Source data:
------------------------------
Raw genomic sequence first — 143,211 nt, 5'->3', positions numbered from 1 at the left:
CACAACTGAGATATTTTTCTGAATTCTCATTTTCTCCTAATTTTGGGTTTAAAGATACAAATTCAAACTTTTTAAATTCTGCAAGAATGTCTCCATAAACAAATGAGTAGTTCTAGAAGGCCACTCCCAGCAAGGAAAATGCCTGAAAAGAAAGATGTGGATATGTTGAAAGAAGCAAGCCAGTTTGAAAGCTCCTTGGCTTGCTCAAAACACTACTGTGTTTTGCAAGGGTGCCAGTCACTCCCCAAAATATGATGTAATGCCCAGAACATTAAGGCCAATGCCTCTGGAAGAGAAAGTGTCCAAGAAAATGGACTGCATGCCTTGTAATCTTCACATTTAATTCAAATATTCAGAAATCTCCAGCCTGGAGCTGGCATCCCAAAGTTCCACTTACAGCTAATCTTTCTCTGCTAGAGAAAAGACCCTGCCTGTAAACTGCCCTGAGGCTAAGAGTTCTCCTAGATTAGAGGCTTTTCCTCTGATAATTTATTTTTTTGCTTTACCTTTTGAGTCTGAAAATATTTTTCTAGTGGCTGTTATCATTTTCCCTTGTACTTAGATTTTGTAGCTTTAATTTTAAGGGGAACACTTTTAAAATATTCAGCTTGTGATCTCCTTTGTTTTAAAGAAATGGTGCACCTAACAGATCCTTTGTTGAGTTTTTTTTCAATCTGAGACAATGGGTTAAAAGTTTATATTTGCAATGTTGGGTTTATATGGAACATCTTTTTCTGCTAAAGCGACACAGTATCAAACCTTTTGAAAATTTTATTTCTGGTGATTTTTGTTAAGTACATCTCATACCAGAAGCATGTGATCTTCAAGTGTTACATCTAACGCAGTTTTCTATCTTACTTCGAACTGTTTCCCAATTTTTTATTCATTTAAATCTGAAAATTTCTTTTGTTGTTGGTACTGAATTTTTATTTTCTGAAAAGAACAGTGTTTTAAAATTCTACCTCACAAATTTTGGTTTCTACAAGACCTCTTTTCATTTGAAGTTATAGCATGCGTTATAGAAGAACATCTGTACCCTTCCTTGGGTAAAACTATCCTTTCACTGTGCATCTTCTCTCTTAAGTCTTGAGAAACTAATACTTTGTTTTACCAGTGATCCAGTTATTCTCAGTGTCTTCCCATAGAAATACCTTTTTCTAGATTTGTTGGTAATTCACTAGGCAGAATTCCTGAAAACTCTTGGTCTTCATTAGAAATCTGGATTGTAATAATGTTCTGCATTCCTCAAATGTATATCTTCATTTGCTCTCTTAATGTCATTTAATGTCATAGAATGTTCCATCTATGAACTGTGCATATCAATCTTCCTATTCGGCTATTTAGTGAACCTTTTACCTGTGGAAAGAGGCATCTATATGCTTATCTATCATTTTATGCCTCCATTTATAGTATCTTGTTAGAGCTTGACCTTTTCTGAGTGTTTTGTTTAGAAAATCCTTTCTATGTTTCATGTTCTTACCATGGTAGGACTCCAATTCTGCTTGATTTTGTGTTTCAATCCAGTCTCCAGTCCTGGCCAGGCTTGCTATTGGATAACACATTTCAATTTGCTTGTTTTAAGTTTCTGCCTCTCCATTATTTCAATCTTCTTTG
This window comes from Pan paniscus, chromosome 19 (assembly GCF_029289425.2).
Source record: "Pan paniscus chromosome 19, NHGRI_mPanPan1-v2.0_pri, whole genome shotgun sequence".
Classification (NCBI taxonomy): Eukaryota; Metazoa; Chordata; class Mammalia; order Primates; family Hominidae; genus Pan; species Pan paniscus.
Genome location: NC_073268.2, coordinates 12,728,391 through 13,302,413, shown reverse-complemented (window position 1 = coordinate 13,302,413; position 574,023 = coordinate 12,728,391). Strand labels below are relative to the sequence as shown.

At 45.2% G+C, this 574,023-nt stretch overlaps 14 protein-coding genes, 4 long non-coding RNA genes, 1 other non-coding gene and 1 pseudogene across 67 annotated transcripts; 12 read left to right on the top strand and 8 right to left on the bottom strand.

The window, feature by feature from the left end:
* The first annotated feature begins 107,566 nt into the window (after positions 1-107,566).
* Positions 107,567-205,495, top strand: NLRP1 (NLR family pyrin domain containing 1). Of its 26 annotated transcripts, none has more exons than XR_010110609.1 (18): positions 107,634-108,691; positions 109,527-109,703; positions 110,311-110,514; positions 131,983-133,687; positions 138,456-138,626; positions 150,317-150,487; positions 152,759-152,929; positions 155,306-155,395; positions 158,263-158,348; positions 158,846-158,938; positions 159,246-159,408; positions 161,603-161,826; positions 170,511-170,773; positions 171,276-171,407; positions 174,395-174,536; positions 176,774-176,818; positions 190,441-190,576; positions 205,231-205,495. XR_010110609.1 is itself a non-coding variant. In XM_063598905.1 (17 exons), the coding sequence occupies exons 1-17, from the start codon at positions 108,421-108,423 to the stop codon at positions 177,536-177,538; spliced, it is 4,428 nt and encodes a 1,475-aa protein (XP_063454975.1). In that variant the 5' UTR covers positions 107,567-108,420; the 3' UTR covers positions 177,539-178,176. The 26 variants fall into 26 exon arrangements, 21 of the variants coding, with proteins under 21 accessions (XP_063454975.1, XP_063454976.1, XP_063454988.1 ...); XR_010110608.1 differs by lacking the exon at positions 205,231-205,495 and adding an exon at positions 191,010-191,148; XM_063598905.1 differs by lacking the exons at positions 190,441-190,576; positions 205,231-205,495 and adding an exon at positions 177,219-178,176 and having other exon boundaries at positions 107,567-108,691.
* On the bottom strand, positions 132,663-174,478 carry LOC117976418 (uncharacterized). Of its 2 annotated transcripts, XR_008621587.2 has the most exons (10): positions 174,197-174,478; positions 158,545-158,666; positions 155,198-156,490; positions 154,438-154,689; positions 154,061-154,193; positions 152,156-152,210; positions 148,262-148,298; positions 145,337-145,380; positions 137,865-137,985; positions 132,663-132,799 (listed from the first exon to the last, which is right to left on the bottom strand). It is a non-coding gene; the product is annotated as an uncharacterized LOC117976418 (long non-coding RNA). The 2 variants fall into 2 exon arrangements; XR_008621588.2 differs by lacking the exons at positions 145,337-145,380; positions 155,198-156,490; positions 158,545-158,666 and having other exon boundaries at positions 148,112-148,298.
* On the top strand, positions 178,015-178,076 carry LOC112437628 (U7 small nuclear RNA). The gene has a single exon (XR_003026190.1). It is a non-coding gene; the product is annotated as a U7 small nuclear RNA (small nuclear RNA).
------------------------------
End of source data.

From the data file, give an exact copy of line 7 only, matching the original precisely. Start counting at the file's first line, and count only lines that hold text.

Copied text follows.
At 45.2% G+C, this 574,023-nt stretch overlaps 14 protein-coding genes, 4 long non-coding RNA genes, 1 other non-coding gene and 1 pseudogene across 67 annotated transcripts; 12 read left to right on the top strand and 8 right to left on the bottom strand.